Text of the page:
To all the locals who have been hoarding the following beaches, please forgive us.
But c'mon, how can you really sleep at night, knowing you're sending all those well-meaning tourists to the same old beaches with the same old towel-to-towel crowds, the same old overflowing trash cans and the same old high-rise hotels blocking the view?
Is it really fair that you keep these gifts from Mother Nature all to yourself?
So, yeah, the jig is up.
As for the rest of you, you can thank us later.
Zmudowski State Beach Monterey County, California
This tongue-twister of a beach (the Z is silent) has miles of dreamy sand and knock-out views of both sides of Monterey Bay, but because getting there is complicated, you often get the place to yourself.
Slackers usually settle for its more accessible clones (Salinas River State Beach, Moss Landing State Beach and Marina State Beach also front Monterey Bay). What they don't realize is getting to Zmudowski is half the fun. It's about 20 miles northwest of Monterey, and the last two miles are along a narrow two-lane road.
Not only will you be humming a particular Beatles tune as you wind through endless strawberry fields, but you'll make a big dent in your bird-watching aspirations. California brown pelicans, red-tailed hawks, American kestrels and western snowy plovers are just a few species that hang out with the playful sea otters in the adjoining Pajaro River estuary.
During 2012 budget reductions, the state of California threatened to close this stretch of gorgeous land that was donated to the state by Watsonville schoolteacher Mary Zmudowski, but finally concluded its maintenance cost was next-to-nothing anyway. www.parks.ca.gov
Carova Beach Outer Banks, North Carolina
By law, visitors to this remote, 11-mile beach are required to stay at least 50 feet from the wild Spanish mustangs, but nobody bothered to tell the horses, who are curious about visitors who four-wheel drive in to this spit of land straddling the Atlantic and Currituck Sound.
With a delicious lack of paved roads, grocery stores, restaurants and hotels, Carova has little but wide, sand-packed beaches and a scattering of rental homes ranging from modest bungalows to million-dollar mansions with heated pools and hot tubs.
It's a perfect place to collect showpiece whelks, hike through preserved maritime woods or just set up a beach chair and chill. www.outerbanks.com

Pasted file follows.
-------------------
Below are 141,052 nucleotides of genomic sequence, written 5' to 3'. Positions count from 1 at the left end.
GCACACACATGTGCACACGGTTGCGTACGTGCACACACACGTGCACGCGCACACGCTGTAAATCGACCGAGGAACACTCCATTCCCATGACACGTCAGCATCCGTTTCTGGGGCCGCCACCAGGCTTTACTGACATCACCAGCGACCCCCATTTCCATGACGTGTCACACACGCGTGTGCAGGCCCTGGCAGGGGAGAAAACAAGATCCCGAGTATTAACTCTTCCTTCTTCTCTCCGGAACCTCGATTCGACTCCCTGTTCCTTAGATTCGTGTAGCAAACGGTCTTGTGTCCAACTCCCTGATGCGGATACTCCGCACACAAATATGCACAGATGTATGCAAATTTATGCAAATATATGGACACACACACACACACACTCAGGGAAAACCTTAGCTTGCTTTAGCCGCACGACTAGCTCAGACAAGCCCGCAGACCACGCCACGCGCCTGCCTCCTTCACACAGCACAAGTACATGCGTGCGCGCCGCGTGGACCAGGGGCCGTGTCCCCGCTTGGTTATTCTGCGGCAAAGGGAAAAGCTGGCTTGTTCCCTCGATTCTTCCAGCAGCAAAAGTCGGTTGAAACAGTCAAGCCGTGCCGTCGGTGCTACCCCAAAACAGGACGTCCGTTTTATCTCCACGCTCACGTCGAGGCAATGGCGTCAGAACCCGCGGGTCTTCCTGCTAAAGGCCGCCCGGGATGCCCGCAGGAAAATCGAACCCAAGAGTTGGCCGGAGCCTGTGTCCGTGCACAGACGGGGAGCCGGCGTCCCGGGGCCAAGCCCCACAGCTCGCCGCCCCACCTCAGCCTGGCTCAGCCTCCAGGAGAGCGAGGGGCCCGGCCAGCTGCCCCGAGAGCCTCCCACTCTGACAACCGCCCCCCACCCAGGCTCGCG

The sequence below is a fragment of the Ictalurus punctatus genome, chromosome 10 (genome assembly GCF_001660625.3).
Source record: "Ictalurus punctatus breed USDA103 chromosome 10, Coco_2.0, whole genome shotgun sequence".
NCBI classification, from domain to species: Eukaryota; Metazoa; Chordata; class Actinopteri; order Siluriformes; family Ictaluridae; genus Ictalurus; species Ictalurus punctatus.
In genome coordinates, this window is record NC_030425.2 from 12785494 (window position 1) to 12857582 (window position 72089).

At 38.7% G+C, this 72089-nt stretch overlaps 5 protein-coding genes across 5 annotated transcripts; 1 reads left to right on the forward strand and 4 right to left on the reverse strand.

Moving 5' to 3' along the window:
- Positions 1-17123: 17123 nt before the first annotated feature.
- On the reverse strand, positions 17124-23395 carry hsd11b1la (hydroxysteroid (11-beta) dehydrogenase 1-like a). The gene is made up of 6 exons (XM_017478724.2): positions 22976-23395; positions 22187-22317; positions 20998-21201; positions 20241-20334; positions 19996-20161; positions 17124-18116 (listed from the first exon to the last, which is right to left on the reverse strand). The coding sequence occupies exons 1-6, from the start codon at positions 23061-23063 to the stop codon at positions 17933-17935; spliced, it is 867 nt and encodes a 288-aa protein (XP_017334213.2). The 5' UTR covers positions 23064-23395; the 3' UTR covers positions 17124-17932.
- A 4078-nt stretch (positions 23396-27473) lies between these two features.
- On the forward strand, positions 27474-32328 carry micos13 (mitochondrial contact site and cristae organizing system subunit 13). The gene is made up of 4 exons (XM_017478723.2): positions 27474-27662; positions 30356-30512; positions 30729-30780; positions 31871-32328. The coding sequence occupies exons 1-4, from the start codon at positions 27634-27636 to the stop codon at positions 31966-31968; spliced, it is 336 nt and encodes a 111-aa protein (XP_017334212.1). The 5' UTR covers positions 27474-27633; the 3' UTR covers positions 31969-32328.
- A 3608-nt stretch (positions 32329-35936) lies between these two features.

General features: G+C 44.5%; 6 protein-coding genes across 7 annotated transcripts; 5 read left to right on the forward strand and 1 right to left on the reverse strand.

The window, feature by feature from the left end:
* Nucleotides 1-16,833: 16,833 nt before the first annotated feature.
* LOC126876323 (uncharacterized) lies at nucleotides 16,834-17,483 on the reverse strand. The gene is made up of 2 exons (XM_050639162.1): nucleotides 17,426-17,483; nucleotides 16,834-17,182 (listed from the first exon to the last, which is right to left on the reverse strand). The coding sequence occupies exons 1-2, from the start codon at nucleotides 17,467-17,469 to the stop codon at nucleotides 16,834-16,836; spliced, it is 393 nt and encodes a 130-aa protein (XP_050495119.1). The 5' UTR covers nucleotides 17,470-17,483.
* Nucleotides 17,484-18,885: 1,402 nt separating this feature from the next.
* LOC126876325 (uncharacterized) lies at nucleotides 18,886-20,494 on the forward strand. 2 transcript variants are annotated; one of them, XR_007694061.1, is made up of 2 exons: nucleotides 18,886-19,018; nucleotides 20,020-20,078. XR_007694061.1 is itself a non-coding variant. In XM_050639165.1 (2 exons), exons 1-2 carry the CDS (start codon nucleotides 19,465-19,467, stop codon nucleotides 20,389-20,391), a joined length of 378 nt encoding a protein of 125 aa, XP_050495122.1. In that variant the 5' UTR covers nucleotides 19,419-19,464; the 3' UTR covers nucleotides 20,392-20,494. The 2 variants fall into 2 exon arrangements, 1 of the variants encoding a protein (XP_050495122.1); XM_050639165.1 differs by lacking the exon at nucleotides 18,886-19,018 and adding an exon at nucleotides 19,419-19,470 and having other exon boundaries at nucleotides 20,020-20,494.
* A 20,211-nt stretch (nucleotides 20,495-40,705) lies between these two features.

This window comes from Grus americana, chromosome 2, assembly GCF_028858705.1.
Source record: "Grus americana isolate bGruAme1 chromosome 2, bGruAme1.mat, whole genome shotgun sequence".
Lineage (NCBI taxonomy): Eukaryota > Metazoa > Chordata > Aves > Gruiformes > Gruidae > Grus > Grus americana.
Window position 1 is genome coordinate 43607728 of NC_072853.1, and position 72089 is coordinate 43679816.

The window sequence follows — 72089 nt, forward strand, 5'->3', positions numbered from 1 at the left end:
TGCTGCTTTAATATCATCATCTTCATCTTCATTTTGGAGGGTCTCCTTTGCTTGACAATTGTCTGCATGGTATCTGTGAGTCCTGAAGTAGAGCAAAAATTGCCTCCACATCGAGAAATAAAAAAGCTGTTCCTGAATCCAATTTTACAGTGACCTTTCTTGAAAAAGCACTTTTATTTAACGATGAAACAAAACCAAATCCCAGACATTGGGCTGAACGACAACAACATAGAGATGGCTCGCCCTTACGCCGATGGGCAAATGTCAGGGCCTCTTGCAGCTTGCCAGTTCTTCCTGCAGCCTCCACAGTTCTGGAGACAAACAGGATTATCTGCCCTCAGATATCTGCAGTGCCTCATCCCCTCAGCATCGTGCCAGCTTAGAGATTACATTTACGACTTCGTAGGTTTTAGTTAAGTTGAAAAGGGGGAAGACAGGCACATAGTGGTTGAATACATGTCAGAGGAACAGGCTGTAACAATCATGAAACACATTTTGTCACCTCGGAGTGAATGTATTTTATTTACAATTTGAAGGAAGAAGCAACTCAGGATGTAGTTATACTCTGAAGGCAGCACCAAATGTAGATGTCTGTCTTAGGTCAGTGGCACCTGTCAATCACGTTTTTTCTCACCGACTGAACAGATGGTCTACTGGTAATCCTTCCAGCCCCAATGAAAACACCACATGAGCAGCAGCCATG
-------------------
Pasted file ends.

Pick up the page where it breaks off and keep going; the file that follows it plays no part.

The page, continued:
Kauapea Beach Kauai, Hawaii
Ansel Adams would have felt right at home at this gorgeous beach on the north shore of Kauai.
With stark white sand and black lava cliffs, it's not only a study in contrast, but it takes effort to find and get to. Whatever you do, don't rely on Google maps, which has been known to send seekers astray.
If you do find the unmarked, unpaved path, just know that it's steep, requires a good 10 to 15 minutes to traverse and when it rains, it gets slippery and the red clay is likely to permanently stain your beach shoes. Locals tend to go barefoot.
But oh, is it worth it.
Located between Kalihiwai Bay and the Kilauea Point National Wildlife Refuge, Kauapea Beach offers stellar views of Moku'ae'ae Island, Kilauea Lighthouse, a 15-foot waterfall and nude sunbathers who have taken up residence on the east end of the beach.
Locals nicknamed it "Secret Beach" and not surprisingly, there are no lifeguards or restrooms or beach umbrellas. Shade can be found toward the back of the beach near the 100-foot cliffs.
Turn makai (seaward) at Kalihiwai Road (1/2 mile north of the gas station) and turn right onto the first dirt road. The trailhead begins in the plum trees.
Watamu Beach Kenya
There are five main reasons you've never heard of this wide, idyllic beach on the Indian Ocean: lions, elephants, rhinos, leopards and buffalo.
Most tourists associate Kenya with safari and the Big Five. But with some 330 miles of Indian Ocean coastline, that's a gross oversight.